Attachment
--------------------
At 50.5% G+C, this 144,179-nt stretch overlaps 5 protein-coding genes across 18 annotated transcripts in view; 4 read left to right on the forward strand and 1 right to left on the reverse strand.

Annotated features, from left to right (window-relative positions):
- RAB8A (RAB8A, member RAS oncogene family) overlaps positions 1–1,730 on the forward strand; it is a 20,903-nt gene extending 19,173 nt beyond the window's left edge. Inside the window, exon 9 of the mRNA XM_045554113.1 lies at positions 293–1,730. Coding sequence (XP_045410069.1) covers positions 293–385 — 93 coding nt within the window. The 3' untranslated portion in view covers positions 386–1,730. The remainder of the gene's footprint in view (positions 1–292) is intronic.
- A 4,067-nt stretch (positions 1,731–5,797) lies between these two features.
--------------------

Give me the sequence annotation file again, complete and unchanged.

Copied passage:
At 50.5% G+C, this 144,179-nt stretch overlaps 5 protein-coding genes across 18 annotated transcripts in view; 4 read left to right on the forward strand and 1 right to left on the reverse strand.

Annotated features, from left to right (window-relative positions):
- RAB8A (RAB8A, member RAS oncogene family) overlaps positions 1–1,730 on the forward strand; it is a 20,903-nt gene extending 19,173 nt beyond the window's left edge. Inside the window, exon 9 of the mRNA XM_045554113.1 lies at positions 293–1,730. Coding sequence (XP_045410069.1) covers positions 293–385 — 93 coding nt within the window. The 3' untranslated portion in view covers positions 386–1,730. The remainder of the gene's footprint in view (positions 1–292) is intronic.
- A 4,067-nt stretch (positions 1,731–5,797) lies between these two features.